# Key generation in Digital Signature Algorithm

In DSA, one needs to generate two primes $p$ and $q$ such that $q$ is $256$-bit and $p$ is $3072$-bit and $p-1$ is a multiple of $q$.

Question: How to generate such $p$ and $q$.

Attempt: First, use a random number generator to generate $256$-bit number, say $q$. Then test whether it is a prime. If it is not, generate again until a prime is obtained.

After that, generate a random number $\alpha$ such that $\alpha$ is $(3072-256)=2816$ bits and $\alpha q +1$. Test whether $\alpha q+1$ is prime. If it is not, then generate $\alpha$ again. If yes, then we are done as we have two primes $p$ and $q$ which satisfy the conditions above.

Does the key generation above work?

• The exact algorithm for generating the primes is specified in the DSS NIST FIPS 186-4 nvlpubs.nist.gov/nistpubs/FIPS/NIST.FIPS.186-4.pdf – Henrick Hellström Nov 17 '14 at 14:42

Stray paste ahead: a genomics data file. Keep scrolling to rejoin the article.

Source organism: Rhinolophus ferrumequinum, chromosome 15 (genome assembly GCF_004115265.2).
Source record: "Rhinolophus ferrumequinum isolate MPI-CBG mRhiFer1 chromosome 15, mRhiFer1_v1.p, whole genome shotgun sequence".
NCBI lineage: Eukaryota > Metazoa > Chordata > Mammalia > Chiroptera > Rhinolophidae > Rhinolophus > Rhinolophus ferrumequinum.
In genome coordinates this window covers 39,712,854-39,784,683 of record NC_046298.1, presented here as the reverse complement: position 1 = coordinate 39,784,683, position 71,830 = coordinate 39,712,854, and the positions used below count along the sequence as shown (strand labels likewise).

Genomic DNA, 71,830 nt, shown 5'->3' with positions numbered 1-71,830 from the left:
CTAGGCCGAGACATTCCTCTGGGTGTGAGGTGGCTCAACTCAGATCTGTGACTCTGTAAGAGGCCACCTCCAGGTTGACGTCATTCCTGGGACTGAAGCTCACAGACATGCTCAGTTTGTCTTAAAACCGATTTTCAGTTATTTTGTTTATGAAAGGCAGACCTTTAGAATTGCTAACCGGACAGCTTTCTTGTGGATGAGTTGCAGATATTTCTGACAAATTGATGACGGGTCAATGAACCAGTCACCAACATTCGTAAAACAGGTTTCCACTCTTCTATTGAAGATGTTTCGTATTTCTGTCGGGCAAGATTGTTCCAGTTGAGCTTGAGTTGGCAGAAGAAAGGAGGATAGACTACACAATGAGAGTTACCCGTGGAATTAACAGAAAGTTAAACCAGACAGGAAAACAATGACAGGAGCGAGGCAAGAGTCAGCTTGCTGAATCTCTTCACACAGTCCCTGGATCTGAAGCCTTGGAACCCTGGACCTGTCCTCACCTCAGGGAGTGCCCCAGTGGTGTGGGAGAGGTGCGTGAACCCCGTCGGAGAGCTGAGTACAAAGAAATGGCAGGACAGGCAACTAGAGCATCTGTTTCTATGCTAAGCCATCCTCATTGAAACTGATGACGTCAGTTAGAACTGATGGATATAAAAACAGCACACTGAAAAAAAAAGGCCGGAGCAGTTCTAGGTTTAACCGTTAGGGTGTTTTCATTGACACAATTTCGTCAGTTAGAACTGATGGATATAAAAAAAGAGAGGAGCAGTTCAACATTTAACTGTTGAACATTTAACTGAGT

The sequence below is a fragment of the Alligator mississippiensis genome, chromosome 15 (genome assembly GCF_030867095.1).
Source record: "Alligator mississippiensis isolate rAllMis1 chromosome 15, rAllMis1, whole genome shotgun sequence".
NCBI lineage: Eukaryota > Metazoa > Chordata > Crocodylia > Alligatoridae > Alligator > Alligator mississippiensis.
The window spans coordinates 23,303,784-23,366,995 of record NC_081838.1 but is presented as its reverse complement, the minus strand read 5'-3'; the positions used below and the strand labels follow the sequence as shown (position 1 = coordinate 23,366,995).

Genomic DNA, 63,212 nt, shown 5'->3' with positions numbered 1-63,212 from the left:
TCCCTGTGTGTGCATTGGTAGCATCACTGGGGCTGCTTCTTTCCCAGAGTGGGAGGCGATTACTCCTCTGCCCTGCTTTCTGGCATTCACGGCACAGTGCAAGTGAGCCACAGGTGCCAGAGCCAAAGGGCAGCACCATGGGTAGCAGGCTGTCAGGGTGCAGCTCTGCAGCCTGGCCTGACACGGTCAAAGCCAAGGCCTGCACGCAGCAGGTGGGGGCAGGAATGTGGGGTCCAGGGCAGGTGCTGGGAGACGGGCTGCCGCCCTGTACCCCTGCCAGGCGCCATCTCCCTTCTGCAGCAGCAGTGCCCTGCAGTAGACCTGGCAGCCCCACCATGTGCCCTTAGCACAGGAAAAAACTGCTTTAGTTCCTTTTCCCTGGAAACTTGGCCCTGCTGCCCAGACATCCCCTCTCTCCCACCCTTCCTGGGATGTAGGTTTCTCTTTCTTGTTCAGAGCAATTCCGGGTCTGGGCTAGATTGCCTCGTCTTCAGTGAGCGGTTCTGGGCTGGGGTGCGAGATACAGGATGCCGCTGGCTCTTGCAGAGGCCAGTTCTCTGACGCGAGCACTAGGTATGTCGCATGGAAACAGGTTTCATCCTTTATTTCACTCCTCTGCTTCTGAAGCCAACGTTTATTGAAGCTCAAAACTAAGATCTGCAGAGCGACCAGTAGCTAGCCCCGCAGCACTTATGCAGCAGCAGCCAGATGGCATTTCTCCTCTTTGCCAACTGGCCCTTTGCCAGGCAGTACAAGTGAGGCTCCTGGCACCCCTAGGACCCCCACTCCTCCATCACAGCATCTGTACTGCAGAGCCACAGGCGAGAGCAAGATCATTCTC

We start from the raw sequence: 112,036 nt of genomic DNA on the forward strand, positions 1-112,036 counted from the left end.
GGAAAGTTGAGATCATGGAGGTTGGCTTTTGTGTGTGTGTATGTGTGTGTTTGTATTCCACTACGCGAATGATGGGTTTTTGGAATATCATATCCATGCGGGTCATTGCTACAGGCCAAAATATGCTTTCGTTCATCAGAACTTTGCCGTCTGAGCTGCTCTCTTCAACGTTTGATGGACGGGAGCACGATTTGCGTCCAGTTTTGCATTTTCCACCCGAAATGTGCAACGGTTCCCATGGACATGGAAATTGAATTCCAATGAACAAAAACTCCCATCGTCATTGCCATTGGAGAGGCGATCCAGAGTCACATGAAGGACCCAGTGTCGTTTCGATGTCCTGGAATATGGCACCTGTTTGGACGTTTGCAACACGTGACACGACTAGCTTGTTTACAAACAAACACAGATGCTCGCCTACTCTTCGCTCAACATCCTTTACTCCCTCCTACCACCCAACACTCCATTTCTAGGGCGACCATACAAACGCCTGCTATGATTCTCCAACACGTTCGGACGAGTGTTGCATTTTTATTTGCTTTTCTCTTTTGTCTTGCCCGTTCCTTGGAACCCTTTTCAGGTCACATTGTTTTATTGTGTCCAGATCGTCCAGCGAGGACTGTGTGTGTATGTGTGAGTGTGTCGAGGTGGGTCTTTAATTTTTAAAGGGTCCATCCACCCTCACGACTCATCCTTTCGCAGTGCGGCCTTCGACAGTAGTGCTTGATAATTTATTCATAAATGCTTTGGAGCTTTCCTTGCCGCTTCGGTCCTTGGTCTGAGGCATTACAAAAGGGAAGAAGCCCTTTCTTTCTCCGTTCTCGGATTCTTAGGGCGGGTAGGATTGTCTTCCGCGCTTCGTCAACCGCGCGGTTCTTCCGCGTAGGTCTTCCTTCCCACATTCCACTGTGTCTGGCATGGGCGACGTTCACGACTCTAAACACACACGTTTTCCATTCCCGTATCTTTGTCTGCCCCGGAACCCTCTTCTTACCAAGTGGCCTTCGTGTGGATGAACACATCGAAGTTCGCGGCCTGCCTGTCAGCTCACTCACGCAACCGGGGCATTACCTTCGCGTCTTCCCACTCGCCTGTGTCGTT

• One issue with the proposed algorithm is that the $p$ generated will often be $3071$- bit rather than $3072$-bit, a stated requirement. Also, as pointed by Henrick Hellström, if you want DSA per the U.S. Department of Commerce's book, then appendix A.1 is a must; also, following that procedure ensures the parameters are not cooked in some way; $p$ and $q$ essentially become nothing-up-my-sleeve. – fgrieu Nov 17 '14 at 16:09